LeBron James reacts after missing a free throw during the Game 6 of the NBA Finals against the Dallas Mavericks Sunday. (AP)

LeBron James reacts after missing a free throw during the Game 6 of the NBA Finals against the Dallas Mavericks Sunday. (AP)

When LeBron James announced that he was leaving the Cleveland Cavaliers for the Miami Heat, he promised multiple championships for his new team. However, James and the rest of the Heat were unable to clinch the Larry O’Brien Trophy, losing to the Dallas Mavericks. After being eliminated, LeBron James had some choice words for basketball fans saying that the joy felt by those who’d been rooting against him would be short-lived, since their problems would disappear as a result of Miami’s loss.

Only A Game’s Bill Littlefield has some advice for James, as the basketball star heads into the off-season without a championship, without a trophy and without any humility.

Rule Number One: Humility. Very important. If you can’t feel it, learn to fake it. Take a summer school course. Humility means you don’t promise a championship, let alone half a dozen consecutive championships. Pledge an effort to win that’s worthy of the great and loyal fans who inspire you. Then applaud them. They love that.

This brings us to Rule Number Two: No matter how the fans provoke you, don’t strike back by mentioning that while you are young, strong, and rich, they are older, weaker, and much, much poorer, that last in part because they pay ruinous prices to watch you play a game.

Fans want to connect with you, or at least to pretend that they can. You intimated that the people rendered temporarily happy by your failure to deliver on the promise of a championship would soon be prisoners again in their pathetic lives. By doing so, you violated rules one and two and spat in the face of their desire.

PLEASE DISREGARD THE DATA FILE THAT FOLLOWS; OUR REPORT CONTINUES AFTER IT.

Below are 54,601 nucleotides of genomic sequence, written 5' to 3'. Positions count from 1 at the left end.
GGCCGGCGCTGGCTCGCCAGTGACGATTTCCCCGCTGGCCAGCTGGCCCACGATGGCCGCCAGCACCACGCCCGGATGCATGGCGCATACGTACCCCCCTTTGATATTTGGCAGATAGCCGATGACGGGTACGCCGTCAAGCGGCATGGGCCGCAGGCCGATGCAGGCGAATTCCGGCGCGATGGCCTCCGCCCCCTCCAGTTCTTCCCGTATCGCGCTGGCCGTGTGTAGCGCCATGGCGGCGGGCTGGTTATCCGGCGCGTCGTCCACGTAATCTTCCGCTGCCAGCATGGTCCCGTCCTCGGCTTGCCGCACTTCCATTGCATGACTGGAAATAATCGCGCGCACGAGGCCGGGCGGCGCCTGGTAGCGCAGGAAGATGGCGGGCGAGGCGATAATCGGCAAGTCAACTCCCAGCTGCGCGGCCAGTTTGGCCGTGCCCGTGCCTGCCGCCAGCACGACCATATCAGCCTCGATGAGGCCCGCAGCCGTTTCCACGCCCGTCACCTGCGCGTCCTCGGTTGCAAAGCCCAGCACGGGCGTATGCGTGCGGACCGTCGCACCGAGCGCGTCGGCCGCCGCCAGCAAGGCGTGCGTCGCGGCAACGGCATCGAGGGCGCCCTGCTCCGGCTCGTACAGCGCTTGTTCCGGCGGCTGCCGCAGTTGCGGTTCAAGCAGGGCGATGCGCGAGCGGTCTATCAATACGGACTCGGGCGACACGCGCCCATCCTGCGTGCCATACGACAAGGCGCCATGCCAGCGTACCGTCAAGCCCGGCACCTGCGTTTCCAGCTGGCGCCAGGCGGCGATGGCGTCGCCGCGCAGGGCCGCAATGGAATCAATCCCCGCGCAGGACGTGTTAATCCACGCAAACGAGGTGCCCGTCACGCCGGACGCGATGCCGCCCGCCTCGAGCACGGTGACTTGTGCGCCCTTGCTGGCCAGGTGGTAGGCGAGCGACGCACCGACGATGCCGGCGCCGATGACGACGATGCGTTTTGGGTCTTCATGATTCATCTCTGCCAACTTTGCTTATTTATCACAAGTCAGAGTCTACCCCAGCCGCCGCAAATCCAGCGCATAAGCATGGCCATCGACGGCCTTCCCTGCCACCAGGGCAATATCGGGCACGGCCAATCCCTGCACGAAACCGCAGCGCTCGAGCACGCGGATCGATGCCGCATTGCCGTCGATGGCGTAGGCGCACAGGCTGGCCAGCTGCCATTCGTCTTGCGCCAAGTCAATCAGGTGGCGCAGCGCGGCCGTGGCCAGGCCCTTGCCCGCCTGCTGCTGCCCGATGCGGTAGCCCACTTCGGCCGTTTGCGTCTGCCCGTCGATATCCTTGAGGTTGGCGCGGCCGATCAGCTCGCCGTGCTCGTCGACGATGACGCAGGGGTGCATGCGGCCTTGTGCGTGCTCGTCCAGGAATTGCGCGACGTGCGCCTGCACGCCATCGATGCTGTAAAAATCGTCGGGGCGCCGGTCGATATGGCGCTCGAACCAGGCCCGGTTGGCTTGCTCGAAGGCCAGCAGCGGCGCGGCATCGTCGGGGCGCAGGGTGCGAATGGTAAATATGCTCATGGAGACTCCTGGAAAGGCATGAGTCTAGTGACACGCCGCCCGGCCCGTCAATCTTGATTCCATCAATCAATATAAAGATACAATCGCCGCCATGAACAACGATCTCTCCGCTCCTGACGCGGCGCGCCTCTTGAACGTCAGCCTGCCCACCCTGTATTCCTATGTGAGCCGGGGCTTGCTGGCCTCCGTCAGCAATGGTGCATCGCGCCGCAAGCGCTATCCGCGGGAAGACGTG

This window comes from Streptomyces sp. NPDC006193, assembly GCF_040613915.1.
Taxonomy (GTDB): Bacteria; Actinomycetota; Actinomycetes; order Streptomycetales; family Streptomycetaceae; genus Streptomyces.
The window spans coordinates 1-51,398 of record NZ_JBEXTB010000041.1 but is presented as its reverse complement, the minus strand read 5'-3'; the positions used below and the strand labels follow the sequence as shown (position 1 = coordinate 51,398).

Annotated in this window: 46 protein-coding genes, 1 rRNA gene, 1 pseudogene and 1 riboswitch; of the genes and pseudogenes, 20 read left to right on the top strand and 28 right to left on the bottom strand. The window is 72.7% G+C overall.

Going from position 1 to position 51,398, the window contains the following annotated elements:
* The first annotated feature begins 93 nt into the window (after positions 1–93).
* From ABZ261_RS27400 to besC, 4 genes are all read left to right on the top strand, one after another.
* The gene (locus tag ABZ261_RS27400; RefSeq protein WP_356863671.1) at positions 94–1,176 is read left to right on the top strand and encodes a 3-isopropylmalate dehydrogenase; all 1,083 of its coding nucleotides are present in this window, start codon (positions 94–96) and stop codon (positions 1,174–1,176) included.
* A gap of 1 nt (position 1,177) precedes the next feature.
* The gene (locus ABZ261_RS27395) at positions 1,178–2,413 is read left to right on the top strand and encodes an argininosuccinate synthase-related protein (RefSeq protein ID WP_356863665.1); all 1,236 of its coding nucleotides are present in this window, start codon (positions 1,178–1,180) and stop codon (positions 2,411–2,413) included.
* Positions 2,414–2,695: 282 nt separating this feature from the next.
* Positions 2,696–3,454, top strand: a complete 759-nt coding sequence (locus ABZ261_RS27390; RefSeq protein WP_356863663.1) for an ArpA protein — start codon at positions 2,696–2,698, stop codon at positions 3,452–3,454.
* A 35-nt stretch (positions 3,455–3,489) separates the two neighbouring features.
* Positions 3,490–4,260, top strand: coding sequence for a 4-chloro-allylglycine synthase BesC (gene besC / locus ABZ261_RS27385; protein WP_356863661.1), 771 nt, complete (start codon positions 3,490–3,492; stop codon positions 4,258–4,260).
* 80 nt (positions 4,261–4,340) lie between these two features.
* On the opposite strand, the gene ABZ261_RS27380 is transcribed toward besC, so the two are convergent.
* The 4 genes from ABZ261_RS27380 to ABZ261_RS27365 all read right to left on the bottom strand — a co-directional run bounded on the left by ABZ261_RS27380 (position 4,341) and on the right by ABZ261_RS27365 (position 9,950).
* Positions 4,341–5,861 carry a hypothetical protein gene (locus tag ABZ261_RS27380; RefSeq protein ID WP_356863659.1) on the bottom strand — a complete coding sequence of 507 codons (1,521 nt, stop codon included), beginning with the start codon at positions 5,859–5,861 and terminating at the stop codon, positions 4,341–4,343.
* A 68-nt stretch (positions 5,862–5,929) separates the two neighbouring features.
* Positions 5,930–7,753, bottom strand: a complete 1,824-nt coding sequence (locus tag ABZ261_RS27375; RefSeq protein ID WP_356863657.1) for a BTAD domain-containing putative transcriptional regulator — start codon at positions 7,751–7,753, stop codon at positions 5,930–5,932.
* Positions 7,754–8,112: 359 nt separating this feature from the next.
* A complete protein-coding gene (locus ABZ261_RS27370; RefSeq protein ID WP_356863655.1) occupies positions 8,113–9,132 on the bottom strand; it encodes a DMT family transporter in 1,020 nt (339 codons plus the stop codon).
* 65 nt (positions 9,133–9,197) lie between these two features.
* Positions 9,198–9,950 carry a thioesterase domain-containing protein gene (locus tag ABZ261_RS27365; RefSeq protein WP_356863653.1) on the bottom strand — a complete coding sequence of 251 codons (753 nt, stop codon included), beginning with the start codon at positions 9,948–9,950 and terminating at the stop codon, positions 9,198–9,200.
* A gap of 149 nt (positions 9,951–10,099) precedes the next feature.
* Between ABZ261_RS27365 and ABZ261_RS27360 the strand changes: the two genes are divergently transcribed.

In the aftermath of your team’s loss, you said, “I’m going to do what I want to do.” The implication was that your potential fans wouldn’t be able to do what they want to do, because they are mired in a hopeless attempt to make the nut each month. Never mind that this is true. Your fans don’t like to be told, even obliquely, that they are feckless clowns lacking not only the physical gifts and dedication that have made you a superb athlete. They don’t want to be reminded that their efforts to merely stay even are doomed to disappointment. That, my friend, is why they need sports. You are a diversion. Nobody wants abuse from their diversions.

Rule Number Three: When you win something, as is likely to happen somewhere down the line, do not say, “Hey, all you people who were rooting against me, how do you like them apples?”

If you have to say something, say you never could have done it without your selfless teammates, the brilliant game plan developed by your coach, and, above all, the support of the greatest fans in the world.

But remember that you don’t have to say anything. You can just hold the trophy over your head and let a photogenic tear trickle down your cheek…something you might want to think about practicing during the off-season.